August 1, 2015

HELPING THEM FORCE THE CONTRADICTIONS:

Iranian Dissidents Explain Why They Support the Nuclear Deal : We know what politicians from the U.S. to Israel think about the Iran nuclear deal. How about asking some opponents of Iran's regime? (DANNY POSTEL, 7/22/15, In These Times)

"All of the individuals interviewed felt sanctions and Iran's international isolation have profoundly hurt Iranian society," the report's authors note, "negatively affecting all spheres of economic, political, and cultural life, with especially dire consequences for the lower socioeconomic strata."

"We hope an agreement is reached and that it is signed, so that our nation can take a breath after all this prolonged pressure."
--Shahla Lahiji (Publisher, Roshangaran and Women Studies Publishers)

"Problems caused by the sanctions are palpable in every home right now."
--Ahmad Shirzad (university professor and former member of Parliament)

"[M]any of our patients have problems obtaining their medication and medications are expensive. ... [M]any of our passenger airplanes have ... no repair facilities ... and we can't [get] spare parts."
--Abbas Ghaffari (film director)

"[An agreement] will have its first impact on society's collective mental state. While many predict this might be short-lived ... the psychological impact of this victory in the different sectors of the society will definitely not be short-lived. Such a positive impact can even move people to take action to improve their conditions."
--a journalist in Tehran and former political prisoner (anonymous)

"If we reach an agreement, good opportunities in every area will definitely develop, and we can demand our rights as human beings." 
--Mahmoud Dolatabadi (author)

"[Failed negotiations] would cause terrible damage to the people and to social, cultural, political, and economic activities. The highest cost imposed by the sanctions is paid by the people, particularly the low-income and vulnerable groups." 
--Fakhrossadat Mohtashamipour (civil society activist and wife of a political prisoner)

"[Failure to reach a deal will result in] an intensification of anti-West political tendencies in Iran [which] will help the overall anti-Western currents in the region, even if indirectly."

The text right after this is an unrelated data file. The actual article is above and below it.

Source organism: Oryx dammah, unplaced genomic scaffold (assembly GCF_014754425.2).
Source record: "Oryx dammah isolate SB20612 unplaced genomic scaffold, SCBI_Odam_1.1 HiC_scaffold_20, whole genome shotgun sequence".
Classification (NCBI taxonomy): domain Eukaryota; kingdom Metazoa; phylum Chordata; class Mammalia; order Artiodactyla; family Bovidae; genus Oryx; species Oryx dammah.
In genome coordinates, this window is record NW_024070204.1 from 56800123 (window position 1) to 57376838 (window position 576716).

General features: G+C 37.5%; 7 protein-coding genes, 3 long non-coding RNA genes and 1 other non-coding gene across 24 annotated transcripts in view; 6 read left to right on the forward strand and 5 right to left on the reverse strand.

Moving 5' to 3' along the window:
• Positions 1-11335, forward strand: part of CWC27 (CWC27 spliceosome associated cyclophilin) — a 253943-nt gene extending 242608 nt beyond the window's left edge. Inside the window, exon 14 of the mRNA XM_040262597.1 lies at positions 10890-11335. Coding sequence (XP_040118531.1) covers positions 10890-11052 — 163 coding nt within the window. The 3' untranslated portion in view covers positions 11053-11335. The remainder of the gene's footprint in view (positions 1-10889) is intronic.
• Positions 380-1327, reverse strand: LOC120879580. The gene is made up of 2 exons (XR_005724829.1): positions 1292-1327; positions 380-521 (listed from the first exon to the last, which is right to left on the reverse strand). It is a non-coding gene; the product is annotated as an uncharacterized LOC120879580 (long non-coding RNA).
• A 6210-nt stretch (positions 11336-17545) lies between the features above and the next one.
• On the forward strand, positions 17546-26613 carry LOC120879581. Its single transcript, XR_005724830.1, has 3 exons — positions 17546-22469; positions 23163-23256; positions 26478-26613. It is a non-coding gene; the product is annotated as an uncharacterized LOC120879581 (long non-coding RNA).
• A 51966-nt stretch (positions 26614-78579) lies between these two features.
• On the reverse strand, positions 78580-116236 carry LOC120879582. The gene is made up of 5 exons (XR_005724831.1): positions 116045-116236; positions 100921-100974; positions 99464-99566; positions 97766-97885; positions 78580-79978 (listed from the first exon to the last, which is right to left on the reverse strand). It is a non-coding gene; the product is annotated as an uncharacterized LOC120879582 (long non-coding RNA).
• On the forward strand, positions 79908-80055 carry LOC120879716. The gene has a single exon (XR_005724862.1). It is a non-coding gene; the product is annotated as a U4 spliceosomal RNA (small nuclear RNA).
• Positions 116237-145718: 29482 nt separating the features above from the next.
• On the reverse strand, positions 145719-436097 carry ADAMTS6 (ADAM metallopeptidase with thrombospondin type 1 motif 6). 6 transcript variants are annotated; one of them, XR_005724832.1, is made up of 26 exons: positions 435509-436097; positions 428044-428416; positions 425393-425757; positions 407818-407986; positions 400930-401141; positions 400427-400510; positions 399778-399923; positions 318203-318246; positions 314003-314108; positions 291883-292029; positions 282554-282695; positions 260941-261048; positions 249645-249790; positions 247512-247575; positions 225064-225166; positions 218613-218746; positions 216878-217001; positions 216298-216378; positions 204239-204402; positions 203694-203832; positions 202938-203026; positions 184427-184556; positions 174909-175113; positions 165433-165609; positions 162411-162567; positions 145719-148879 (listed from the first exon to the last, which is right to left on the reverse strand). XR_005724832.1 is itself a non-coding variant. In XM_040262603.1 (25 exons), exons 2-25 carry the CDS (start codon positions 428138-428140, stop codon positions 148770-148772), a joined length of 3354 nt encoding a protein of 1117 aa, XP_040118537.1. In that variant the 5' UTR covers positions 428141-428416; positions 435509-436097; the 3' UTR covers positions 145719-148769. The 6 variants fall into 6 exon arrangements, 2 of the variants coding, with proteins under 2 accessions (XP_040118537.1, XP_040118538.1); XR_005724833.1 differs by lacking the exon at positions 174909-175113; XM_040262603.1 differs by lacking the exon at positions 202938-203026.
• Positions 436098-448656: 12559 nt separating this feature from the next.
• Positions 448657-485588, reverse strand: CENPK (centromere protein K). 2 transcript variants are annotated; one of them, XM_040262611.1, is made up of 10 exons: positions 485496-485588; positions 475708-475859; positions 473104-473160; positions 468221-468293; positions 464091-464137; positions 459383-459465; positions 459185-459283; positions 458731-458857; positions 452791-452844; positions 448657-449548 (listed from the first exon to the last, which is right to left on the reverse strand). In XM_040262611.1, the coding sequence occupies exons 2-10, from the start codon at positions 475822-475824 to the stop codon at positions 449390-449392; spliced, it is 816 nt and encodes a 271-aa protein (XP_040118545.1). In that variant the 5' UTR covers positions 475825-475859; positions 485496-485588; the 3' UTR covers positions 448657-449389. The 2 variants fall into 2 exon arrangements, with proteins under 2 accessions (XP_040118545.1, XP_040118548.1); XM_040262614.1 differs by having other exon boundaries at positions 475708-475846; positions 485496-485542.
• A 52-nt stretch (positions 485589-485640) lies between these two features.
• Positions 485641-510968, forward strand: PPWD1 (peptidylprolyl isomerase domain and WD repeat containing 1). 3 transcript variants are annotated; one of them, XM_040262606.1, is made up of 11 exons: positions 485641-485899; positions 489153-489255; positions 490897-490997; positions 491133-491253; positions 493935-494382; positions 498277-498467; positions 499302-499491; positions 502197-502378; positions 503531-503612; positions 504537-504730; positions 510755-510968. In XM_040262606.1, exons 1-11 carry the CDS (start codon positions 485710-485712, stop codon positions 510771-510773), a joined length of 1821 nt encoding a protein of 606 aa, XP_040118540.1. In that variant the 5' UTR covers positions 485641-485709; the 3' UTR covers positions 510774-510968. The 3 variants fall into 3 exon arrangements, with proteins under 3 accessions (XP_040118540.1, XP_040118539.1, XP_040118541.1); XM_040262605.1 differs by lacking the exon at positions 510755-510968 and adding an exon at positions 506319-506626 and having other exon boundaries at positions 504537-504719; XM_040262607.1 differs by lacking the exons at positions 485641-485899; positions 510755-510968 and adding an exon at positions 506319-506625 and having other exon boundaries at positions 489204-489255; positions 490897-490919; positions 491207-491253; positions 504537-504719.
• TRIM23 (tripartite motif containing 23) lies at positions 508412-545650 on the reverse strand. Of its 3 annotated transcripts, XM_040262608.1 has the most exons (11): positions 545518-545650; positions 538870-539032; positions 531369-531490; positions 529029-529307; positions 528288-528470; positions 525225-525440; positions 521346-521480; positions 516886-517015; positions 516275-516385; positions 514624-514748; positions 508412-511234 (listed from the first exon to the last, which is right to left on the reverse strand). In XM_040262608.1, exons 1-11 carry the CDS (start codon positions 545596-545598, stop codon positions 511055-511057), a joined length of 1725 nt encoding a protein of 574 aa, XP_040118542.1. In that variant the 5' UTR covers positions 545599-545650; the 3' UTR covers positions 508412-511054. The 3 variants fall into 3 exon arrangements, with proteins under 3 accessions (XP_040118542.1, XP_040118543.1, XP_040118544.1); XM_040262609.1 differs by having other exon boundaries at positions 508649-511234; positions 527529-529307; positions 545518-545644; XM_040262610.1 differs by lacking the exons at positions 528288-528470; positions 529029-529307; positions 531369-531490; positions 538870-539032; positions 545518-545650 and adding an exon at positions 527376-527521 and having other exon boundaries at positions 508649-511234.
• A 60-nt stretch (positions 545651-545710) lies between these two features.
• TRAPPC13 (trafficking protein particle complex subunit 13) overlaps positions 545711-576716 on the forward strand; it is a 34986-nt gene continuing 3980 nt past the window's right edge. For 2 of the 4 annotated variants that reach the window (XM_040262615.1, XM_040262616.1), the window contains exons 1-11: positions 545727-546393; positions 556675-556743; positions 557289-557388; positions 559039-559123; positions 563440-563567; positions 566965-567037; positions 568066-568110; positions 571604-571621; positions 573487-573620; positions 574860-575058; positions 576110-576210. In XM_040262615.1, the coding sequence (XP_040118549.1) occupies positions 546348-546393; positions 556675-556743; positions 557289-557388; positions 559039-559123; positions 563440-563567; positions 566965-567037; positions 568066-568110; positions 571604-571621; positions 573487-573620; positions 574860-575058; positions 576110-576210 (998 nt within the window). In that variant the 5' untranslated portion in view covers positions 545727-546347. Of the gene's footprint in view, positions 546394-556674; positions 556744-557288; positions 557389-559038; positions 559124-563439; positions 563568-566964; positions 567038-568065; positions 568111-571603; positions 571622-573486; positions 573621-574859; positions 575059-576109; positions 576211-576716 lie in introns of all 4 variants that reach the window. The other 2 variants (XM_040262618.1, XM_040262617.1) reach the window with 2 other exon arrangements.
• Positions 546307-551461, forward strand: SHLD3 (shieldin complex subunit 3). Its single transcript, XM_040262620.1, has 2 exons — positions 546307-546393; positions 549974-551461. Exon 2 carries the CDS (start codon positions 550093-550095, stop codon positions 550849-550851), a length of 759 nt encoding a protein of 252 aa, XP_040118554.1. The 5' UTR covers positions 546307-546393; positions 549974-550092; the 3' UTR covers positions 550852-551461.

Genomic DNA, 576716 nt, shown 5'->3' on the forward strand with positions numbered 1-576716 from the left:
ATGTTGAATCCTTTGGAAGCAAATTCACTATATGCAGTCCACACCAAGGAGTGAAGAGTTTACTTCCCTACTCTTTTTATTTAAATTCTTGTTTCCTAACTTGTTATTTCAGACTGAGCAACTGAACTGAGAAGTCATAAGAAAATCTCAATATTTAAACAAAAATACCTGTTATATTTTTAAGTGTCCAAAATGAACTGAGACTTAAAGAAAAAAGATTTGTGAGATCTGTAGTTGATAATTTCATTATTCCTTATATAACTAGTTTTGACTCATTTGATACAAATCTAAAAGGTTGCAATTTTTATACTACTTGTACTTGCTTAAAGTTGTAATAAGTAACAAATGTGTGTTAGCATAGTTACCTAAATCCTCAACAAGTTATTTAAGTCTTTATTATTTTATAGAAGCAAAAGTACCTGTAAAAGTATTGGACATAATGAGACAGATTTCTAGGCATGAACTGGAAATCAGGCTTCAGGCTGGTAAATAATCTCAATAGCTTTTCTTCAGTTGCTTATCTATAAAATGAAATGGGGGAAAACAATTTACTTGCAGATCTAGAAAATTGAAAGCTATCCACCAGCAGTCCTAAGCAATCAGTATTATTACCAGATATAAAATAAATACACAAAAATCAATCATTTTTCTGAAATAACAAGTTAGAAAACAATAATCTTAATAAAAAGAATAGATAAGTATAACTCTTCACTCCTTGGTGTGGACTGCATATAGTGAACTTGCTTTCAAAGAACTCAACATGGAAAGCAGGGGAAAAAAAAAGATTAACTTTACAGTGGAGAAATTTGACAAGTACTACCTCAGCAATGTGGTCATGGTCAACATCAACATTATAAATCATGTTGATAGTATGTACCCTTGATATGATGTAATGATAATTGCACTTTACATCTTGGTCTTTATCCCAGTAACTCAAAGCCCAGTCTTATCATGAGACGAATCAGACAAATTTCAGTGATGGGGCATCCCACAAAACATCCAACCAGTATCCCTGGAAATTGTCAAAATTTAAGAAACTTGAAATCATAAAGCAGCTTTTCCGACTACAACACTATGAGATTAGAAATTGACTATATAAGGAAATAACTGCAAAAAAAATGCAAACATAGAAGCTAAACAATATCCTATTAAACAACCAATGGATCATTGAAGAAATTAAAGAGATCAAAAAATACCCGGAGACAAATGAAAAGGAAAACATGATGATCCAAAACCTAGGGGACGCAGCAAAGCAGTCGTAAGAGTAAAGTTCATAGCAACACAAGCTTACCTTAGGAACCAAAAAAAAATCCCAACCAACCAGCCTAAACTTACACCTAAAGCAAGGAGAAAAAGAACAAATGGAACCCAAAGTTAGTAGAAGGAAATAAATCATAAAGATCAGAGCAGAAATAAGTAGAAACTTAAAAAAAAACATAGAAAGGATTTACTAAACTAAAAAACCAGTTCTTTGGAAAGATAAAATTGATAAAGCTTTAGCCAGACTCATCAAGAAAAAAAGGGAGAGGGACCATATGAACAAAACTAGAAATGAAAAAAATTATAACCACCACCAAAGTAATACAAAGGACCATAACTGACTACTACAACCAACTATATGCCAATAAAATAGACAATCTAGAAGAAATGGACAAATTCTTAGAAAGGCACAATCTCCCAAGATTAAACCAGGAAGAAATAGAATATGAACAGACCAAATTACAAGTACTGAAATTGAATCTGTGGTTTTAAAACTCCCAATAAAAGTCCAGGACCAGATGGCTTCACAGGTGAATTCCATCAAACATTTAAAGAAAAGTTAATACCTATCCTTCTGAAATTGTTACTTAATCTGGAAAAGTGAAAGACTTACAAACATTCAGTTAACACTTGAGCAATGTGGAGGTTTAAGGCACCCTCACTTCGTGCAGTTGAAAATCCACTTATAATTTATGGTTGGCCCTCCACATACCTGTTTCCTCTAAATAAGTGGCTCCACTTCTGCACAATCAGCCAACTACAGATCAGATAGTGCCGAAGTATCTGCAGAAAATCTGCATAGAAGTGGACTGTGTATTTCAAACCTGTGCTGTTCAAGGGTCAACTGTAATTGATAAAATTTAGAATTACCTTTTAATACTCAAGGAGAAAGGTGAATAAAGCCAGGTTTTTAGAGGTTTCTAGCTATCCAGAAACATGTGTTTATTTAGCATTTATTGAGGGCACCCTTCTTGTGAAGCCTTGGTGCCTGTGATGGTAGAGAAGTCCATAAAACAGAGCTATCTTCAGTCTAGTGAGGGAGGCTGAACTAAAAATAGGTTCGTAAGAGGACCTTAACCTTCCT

--a civil rights lawyer in Tehran (anonymous)

"Social hopelessness would increase drastically [if the agreement fell through]. People would once again lose their motivation for reforms. ... The failure of the negotiations would equal the failure of moderates and the strengthening of the radical camp. ... The atmosphere for cultural activities and journalism would become tremendously more difficult. ... [A] continuation of sanctions would place the country in a defensive mode ... [and] the domestic security organs would increasingly pressure the media and journalists in order to silence any voices of dissent." 
--a journalist in Tehran and former political prisoner (anonymous)

This last comment echoes the sentiments of Akbar Ganji, one of Iran's leading democratic dissidents who almost died on a hunger strike behind bars. "As a former Iranian political prisoner who spent six years in the Islamic Republic's jails and whose writings have been banned in Iran, I support the [nuclear] agreement," he has written. Reaching a nuclear deal, he argued, would "gradually remove the warlike and securitized environment from Iran." The Iranian political scientist Sadegh Zibakalam recently made a similar point.

"We hope an agreement is reached and that it is signed, so that our nation can take a breath after all this prolonged pressure" said tranlator and publisher Shahla Lahiji. (International Campaign for Human Rights in Iran)


61 percent of the respondents believe that reaching a deal on the nuclear issue "should facilitate progress toward greater rights and liberties" and that "the nation's attention, previously monopolized by the negotiations, could now turn to critical domestic issues, among them, the state of basic freedoms in Iran," according to the International Campaign for Human Rights in Iran.

That is, on the real issues in Iran. Or, to use an old-fashioned phrase, removing the nuclear issue--and the concomitant economic sanctions and threats of external military action--could "heighten the contradictions" within the Islamic Republic. 

Posted by at August 1, 2015 6:50 PM
  

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